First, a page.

1. Texture modifiers/fillers - dextrins (more turbid), sugars (more brittle), syrups (stickier and softer), starches (more turbid and less brittle), milk solids, diatomaceous earth, clay, and other soluble and insoluble solids.

    2. Buffers (e.g. sodium citrate).

    3. Sequestrants (e.g., TSPP, sodium hexametaphosphate, and sodium phosphate). It is essential, if using water containing polyvalent metal ions to prepare the algin solution, to use a sequestrant to prevent premature cross-linking of the algin solution.

    4. Wetting agents for better spreadability for film casting and to form finer emulsions. A preferred agent is dioctyl sodium sulfosuccinate (DSS), which is waxy at room temperature. DSS is available from American Cyanamid (Pearl River, N.Y.). It is also available as Complemix, a U.S.P. 50% aqueous beverage grade ethanol solution.

    5. Flavoring and coloring agents.

    [0010] These optional ingredients are preferably added in the following procedure prior to the addition of the emulsifier.

    [0011] The gelled algin emulsions are prepared by:

    1) Making an aqueous algin solution.

    2) Making an oil (fat)/water emulsion. This is done by slowly adding oil (fat) into the algin solution under high shear.

    3) Adding thereto the emulsifier under high shear. The emulsifier is added after the emulsion is formed.

    4) When a very fine emulsion is desired, homogenation or colloid milling is recommended. The emulsion may require de-aeration.

    5) Making an aqueous divalent or trivalent metal ion solution. A 5% (by weight) CaC12 (anhy.) solution works well, although solutions in the range of 0.5-10% may be used.

    6) Combining the emulsion and ion solutions.

    [0012] The gelling procedure (addition of the calcium solution to the emulsion) will vary depending on the product to be formed. The general procedure for preparing coatings or films is to first apply the emulsion followed by the application of the ion solution (or the ion solution first followed by the emulsion). If it is desired to use only a one-application procedure, a slowly-dissolving calcium salt may be mixed with the emulsion. This mix is then used to prepare the film or coating. The rate of dis-solution may be enchanced by the use of fumeric, adipic, citric, or like acids.

    [0013] The coating of this invention can be applied by any of various means. The specific method would depend largely on the nature and size of the object being coated. A revolving pan can be used with or without forced (heated) air. The calcium solution is sprayed on the object, followed by spraying the algin emulsions. (This can be done in reverse order.) A second calcium solution may be sprayed over the algin emulsion or the entire sequence can be repeated to build up thickness. As an alternative to spraying the object may be dipped.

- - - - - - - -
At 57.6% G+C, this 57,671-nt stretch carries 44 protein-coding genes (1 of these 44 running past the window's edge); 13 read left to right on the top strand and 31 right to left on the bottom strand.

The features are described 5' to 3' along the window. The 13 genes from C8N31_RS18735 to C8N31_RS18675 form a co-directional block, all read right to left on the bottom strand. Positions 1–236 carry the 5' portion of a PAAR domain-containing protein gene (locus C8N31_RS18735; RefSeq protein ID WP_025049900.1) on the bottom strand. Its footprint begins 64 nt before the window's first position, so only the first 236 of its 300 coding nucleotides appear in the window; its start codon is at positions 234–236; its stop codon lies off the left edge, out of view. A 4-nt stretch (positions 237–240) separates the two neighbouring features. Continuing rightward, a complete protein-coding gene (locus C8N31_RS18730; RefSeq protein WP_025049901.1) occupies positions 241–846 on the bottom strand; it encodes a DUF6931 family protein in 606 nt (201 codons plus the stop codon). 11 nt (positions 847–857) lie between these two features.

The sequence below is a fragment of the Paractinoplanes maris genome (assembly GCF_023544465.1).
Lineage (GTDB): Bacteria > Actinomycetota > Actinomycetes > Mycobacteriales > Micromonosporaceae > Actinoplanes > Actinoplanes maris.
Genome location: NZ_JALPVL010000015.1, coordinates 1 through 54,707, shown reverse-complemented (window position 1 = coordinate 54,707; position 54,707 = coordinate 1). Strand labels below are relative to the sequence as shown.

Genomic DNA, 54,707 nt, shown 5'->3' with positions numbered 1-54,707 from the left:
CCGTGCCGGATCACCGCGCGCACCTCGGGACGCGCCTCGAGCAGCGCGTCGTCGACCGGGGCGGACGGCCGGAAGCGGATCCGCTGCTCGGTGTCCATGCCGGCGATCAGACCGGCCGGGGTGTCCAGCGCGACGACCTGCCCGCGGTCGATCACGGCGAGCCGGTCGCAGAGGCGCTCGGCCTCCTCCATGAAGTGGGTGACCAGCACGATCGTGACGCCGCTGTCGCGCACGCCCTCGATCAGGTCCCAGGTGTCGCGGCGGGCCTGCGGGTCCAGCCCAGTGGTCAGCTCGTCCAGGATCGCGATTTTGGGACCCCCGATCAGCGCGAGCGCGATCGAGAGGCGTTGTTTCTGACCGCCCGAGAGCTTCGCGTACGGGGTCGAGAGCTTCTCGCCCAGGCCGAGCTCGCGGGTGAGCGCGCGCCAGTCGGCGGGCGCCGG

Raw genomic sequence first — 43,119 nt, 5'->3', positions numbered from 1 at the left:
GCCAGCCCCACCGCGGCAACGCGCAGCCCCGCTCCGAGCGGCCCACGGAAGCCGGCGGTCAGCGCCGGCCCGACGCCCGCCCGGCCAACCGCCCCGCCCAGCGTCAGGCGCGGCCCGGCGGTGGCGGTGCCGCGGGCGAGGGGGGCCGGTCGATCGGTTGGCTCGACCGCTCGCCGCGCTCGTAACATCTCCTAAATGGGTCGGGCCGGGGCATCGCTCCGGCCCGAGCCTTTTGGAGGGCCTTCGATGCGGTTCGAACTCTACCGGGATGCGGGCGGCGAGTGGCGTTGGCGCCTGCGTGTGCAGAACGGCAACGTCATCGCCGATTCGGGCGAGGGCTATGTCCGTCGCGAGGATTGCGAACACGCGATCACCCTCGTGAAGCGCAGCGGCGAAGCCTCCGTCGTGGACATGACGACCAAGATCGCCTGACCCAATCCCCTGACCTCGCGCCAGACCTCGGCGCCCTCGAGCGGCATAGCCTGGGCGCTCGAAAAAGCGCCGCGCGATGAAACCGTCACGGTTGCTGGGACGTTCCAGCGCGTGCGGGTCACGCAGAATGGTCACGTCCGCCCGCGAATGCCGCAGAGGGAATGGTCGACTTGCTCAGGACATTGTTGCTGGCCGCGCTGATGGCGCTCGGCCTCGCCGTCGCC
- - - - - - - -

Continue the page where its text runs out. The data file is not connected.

[0014] Films, which differ from coatings in that they are flat rather than contoured about an object, are prepared by casting the algin emulsion on a planar surface (preferably clean and smooth) and spraying with the calcium solution, followed by drying. Alternatively, an algin emulsion can be cast containing slowly dissolving calcium salts and slowly dissolving acids (fumaric, adipic). Or an algin emulsion is cast which contains slowly dissolving calcium salts. This is sprayed with an acidic solution (e.g., mild citric or other acids).

    [0015] Casting can be done by a hand casting bar, a mechanically driven film applicator, a film casting knife, or a continuous casting bar.

    [0016] After drying the film can be rolled, cut, etc., for subsequent use as a flexible packaging wrap as for food, pharmaceuticals, or any other items where a protective water or air barrier is necessary.

    [0017] Algin emulsions containing slowly-dissolving calcium salts can be poured onto impression molds and allow to set. The impression nolds made from gelled algin emulsions exhibit improved unmolding properties, have a more elastic texture, show greater detail and dry slower than regular algin/calcium molds.

    [0018] The substantially continuous coating of this invention finds applications in many industries. Of particular importance is the food industry, where it is usually desired to either keep moisture in, e.g. to retard dehydration, or to keep moisture out so as to retard spoilage, loss of color, flavor, etc. The following is a listing of suggested uses for such a coating.